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Afghanistan veteran took his own life after being 'let down' by the system, Coroner finds

07 Apr 2020 Daily Mail Online

A young war veteran who suffered post-traumatic stress disorder when he returned from serving in Afghanistan took his own life after the system failed him, a coroner has ruled.

Former Australian Army private Jesse Bird, 32, was found dead in his Melbourne home in June 2017 after the Department of Veterans' Affairs knocked back multiple pleas for assistance.

He had $5.20 in his bank account at the time of his death, which came weeks after he was informed by the department his permanent impairment claim had been rejected.

Former Australian Army private Jesse Bird took his own life in 2017, aged 32

Mr Bird's ex-girlfriend Connie Boglis (pictured with Jesse) has previously slammed the Department of Veterans' Affairs over the lack of support to him. He took his  own life after the system failed him, a Coroner has ruled

An associated claim for incapacity payments was still being processed and was later approved after Mr Bird's death.

Coroner Jacqui Hawkins handed down her findings into Mr Bird's death on Tuesday, where she ruled he was let down by the system designed to help him. 

'There appeared to be a lack of care, attention and proactive support, leaving Jesse with the belief that the only choice he had was to give up,' the Coroner said.

'The mountainous paperwork, complex terminology, extensive legal and medical requirements, subsequent delays and financial stressors all appear to have exacerbated his mental illness.

The Coroner also recommended a string of changes, including a public awareness campaign for veterans and simplifying the claims process. 

Mr Bird was a private with the Townsville-based 1RAR Infantry Battalion before he was deployed to serve in Afghanistan in 2009, where he witnessed a friend killed improvised explosive device while on duty.

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Mr Bird was discharged from service due to an injured shoulder that required an operation when he returned from Afghanistan in 2010.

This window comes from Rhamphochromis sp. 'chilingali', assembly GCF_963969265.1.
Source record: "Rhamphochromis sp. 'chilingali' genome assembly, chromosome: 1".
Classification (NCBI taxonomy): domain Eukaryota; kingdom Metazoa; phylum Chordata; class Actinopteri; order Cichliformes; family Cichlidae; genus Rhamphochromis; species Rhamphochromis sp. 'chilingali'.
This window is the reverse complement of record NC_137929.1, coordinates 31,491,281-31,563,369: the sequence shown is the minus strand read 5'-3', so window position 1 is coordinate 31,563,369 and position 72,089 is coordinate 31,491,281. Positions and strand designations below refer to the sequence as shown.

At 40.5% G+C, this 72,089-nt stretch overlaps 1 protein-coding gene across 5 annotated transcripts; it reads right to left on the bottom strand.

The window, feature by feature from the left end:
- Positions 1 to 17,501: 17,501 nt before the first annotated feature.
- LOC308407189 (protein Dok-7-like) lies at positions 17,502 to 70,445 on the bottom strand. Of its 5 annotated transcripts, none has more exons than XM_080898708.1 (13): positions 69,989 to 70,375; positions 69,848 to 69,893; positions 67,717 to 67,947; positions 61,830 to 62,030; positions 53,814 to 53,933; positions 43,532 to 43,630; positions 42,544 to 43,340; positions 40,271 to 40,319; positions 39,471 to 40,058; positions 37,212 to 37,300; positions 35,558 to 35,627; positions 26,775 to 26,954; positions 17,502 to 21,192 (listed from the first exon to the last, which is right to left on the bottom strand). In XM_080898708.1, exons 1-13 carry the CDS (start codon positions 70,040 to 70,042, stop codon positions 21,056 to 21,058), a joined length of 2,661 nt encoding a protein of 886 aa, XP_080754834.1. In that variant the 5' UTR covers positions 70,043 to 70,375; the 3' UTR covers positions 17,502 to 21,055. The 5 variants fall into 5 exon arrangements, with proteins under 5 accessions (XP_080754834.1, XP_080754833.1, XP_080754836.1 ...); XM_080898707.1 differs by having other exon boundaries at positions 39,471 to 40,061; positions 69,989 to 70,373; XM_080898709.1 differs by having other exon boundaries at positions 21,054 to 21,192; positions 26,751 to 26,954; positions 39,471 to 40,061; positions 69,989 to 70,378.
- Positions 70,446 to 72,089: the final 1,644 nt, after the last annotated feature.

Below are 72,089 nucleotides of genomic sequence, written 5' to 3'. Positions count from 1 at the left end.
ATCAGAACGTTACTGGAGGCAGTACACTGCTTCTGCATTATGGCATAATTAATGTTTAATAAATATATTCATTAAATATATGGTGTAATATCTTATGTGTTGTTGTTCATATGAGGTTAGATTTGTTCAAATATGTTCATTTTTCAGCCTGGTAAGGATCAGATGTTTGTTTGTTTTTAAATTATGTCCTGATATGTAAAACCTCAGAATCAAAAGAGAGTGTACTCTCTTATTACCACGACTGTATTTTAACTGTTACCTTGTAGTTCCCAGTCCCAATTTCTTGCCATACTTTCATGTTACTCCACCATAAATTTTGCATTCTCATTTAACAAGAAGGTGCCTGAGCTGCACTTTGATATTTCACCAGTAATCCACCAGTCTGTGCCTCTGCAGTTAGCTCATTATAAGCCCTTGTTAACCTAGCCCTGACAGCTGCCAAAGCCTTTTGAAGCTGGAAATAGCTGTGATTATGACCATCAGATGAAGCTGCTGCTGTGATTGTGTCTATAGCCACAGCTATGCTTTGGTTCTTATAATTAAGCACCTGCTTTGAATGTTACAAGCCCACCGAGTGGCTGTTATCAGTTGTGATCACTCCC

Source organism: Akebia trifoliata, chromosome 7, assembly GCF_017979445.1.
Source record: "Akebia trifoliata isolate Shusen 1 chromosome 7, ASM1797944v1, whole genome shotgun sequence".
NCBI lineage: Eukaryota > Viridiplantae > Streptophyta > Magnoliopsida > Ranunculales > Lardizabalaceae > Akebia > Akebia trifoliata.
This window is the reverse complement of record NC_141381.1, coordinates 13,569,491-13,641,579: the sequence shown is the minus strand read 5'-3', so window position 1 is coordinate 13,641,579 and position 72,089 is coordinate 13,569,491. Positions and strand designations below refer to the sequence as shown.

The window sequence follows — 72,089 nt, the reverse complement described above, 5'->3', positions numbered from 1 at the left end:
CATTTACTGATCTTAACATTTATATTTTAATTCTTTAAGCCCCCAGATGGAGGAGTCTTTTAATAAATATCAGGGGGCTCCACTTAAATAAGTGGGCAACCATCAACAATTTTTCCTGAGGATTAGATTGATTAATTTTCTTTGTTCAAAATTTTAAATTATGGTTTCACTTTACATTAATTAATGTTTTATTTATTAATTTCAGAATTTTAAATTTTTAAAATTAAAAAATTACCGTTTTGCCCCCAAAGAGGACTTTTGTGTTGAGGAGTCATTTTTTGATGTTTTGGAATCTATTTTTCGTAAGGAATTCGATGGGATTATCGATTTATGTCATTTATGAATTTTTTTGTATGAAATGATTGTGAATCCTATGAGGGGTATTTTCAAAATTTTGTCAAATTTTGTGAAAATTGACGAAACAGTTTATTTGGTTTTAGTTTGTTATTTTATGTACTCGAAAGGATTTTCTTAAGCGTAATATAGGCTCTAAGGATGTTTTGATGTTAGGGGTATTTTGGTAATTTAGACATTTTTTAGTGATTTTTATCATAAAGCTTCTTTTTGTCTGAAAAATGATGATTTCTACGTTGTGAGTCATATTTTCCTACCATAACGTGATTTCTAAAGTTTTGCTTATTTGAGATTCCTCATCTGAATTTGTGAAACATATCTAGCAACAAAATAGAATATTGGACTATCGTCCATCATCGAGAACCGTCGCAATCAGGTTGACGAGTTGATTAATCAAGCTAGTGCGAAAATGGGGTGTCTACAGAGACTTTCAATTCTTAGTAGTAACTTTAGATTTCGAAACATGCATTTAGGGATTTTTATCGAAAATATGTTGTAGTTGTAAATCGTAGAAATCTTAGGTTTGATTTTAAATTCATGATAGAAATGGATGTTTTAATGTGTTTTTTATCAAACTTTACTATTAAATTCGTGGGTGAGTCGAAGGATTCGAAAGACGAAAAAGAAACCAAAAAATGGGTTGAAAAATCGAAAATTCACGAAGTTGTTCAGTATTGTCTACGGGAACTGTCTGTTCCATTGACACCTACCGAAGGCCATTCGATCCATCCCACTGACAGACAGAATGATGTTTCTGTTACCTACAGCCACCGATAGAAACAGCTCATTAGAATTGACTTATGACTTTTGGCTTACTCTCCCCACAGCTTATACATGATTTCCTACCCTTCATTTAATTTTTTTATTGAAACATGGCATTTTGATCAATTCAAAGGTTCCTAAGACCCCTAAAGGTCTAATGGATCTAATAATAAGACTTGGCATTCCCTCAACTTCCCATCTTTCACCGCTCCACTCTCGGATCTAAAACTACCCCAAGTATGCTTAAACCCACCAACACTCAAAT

He developed post-traumatic stress disorder, major depressive disorder and alcohol abuse as he struggled to hold down a job and became financially reliant on his parents.

A defence department review into Mr Bird's death in 2017 made 19 recommendations to overhaul the compensation process.

The Departments of Defence and Veterans' Affairs says it will 'carefully consider' the findings and will provide a response to the Coroner.

Jesse Bird (right) served in Afghanistan in 2009 before he was discharged and returned home in 2010

Jesse Bird (right) is pictured with his siblings, brother Brendan (left) and sister Kate (centre)

'Any Australian veteran who needs help and wishes to access mental health support is encouraged to reach out,' the department statement read.

'Open Arms – Veterans & Families Counselling provides 24-hour free and confidential counselling, group programs and suicide prevention training to former and currently serving ADF personnel and their family members.'

Connie Boglis was in a two year relationship with Mr Bird after the pair met online in 2014.

She previously blamed the department for her ex-boyfriend's decline in mental well-being before he took his own life.

'It breaks my heart that he felt so let down, that he had to make that decision,' Ms Boglis told Daily Mail Australia in 2017.

 'Jesse had enough. He fought as hard as he could.'

For confidential support call Lifeline: 13 11 14 or Beyond Blue: 1300 22 4636.

 

Original Link: https://www.dailymail.co.uk/news/article-8194815/Afghanistan-veteran-took-life-let-Coroner-finds.html?ns_mchannel=rss&ns_campaign=1490&ito=1490

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